Ontario, please clean up the Cellared in Canada mess

Things aren’t getting any better for Canadian wines on LCBO shelves. When I recently returned to Ontario, I was depressed to see that it’s still a struggle to distinguish between real Canadian wines (VQA wines) and Cellared in Canada wines that are made essentially (even totally, in British Columbia) from foreign grapes.

The bottles are mixed on the shelves, with a bottle of foreign plonk sitting beside another made from Ontario grapes. And you still can’t tell that the Cellared in Canada wines are foreign grapes from unidentified sources unless you look carefully at the small print on the back label. Why put that in small print if they’re proud to make them?

It’s a shame. And a crock.

Fortunately, there is a bit of movement on the issue, as forces are mobilizing to correct the situation and apply political pressure on the LCBO and the Ontario government.

In June, an article in the Financial Post talked about ongoing efforts by Seaton McLean, co-owner of Closson Chase vineyards in Prince Edward County, and others in the industry to stop the “clever con” that is undermining Ontario (and BC) wine growers and winemakers. In the article, McLean states that Ontario regulations allow Cellared in Canada wines to have 70% foreign content and 20% water (!), leaving room for as little as 10% Ontario grapes. Wonder why they’re cheap? 20% water will help cut down the price, for sure.

Most recently, Environmental Defence jumped on board the movement to correct this confusing mess. They’ve started an online petition to “Put the “O” back in LCBO”. Favoring local wines (made with local grapes) is coherent with a pro-environment outlook. Media events are scheduled to take place in Toronto and St Catharines on July 31, as I learned through a Facebook group called “Boycott Cellared in Canada wines” that has over 800 members and growing.

Mind you, the Environmental Defence petition isn’t perfect. Their call to increase the minimum Ontario content of CiC wines to 50% is a good start, and so is the call for the LCBO to “Increase access to more retail stores across Ontario to sell more 100% grown Ontario wine”. You’d think 50% Canadian (and no water, please) would be the minimum amount you should need before you can even think of putting the word “Canada” on the label.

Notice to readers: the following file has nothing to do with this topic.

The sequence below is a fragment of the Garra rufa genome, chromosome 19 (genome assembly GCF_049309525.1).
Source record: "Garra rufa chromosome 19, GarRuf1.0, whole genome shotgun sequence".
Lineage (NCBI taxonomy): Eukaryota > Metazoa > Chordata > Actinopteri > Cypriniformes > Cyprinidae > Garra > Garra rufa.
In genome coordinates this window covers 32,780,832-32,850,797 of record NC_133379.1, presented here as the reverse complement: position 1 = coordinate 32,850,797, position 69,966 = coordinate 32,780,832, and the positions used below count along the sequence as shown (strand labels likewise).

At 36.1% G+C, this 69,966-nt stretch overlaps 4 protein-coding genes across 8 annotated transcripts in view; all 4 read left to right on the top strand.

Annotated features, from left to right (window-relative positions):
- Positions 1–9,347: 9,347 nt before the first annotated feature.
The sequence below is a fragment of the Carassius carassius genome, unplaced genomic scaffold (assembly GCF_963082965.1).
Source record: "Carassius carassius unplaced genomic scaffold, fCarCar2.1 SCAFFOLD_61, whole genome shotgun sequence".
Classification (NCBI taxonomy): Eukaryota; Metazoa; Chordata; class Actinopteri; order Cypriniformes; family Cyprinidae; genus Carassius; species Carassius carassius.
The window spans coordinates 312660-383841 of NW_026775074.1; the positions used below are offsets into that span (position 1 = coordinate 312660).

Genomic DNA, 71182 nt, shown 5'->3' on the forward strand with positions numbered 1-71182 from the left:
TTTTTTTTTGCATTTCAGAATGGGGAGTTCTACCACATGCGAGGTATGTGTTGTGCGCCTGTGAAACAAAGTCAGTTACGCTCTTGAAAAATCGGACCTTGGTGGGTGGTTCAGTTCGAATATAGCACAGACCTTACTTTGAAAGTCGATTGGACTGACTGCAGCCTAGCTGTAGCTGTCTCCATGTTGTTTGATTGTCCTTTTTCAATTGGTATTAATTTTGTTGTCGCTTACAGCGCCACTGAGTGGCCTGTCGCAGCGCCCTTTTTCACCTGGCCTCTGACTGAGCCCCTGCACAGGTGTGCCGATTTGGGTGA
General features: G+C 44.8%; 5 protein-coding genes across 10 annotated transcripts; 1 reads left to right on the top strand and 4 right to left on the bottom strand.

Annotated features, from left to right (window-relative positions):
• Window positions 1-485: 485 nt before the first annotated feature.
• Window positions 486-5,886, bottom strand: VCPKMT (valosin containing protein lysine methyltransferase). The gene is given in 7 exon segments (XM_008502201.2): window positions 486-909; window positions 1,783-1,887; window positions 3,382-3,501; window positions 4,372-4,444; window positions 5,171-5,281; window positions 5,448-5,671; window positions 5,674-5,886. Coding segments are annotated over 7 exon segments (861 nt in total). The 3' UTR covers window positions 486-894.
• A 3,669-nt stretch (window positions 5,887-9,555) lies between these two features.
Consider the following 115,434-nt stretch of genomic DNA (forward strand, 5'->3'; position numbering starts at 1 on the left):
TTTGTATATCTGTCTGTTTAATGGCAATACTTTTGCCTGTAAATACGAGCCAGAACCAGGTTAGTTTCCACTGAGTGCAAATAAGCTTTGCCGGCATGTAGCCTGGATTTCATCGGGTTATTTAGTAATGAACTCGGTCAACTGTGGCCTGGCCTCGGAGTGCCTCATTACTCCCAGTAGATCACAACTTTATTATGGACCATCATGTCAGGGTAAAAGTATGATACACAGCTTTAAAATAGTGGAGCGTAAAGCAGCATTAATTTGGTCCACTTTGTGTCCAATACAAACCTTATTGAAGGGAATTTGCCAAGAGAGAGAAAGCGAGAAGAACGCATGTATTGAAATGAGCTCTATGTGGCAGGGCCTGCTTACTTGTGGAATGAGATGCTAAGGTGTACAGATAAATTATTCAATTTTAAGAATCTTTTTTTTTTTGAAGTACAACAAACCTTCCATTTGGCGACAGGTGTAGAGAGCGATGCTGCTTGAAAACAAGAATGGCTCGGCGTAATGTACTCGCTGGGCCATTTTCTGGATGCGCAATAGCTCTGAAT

However, another petition argument to “Increase the Ontario wine market share to 51% at LCBO stores throughout Ontario” is unrealistic: even if all Ontario producers had easy access to Ontario stores, they don’t make the volumes of wine to cover that figure. Besides, that would become a preferential treatment that wouldn’t last a minute under WTO and NAFTA rules.

Still, it’s good to know that people are organizing, and one can only hope that pressure will keep building for change. Maybe more action at harvest showcasing the effects of Cellared in Canada on grape prices and on actual Canadian winegrowers and winemakers?

Separate shelves for VQA and CiC wines would be an easy, short-term step that the LCBO could take that would make things a bit clearer for the consumers. My sources tell me that it’s already the case in British Columbia (even though both categories remain under a general “BC wine” banner).

What makes me curious, however, is that I haven’t found any significant statements on the issue by major wine writers like Tony Aspler, John Szabo, David Lawrason or Beppi Crosariol. Why won’t they weigh in, at least for consumer advocacy, by clearly stating the difference between the categories for their readers? Jancis Robinson sure has, repeatedly coming out in favor of Canadian wines being made from Canadian grapes. Which is what logic dictates.

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2 Comments

  1. Craig
    Posted July 31, 2009 at 12:08 pm | Permalink

    Wine Council of Ontario blames rotting grapes last year on bad farming decisions, that surplus grapes “were planted without a contract. That’s the risk you take when you plant without demand.” Also, Cellared in Canada wines utilize 60% of the Ontario grape crop, so its fair to say the growers somewhat depend on the hand they are trying to bite. http://tinyurl.com/npr6em

  2. winecase
    Posted August 1, 2009 at 6:30 pm | Permalink

    I’m starting to better understand the dynamics of the whole Cellared in Canada thing, as related to growing. Indeed, it may seem advantageous to some growers to produce low-quality grapes at high yields, and sell them to the big bottlers. Ambiguity abounds in the vineyards – though not in the serious wineries.

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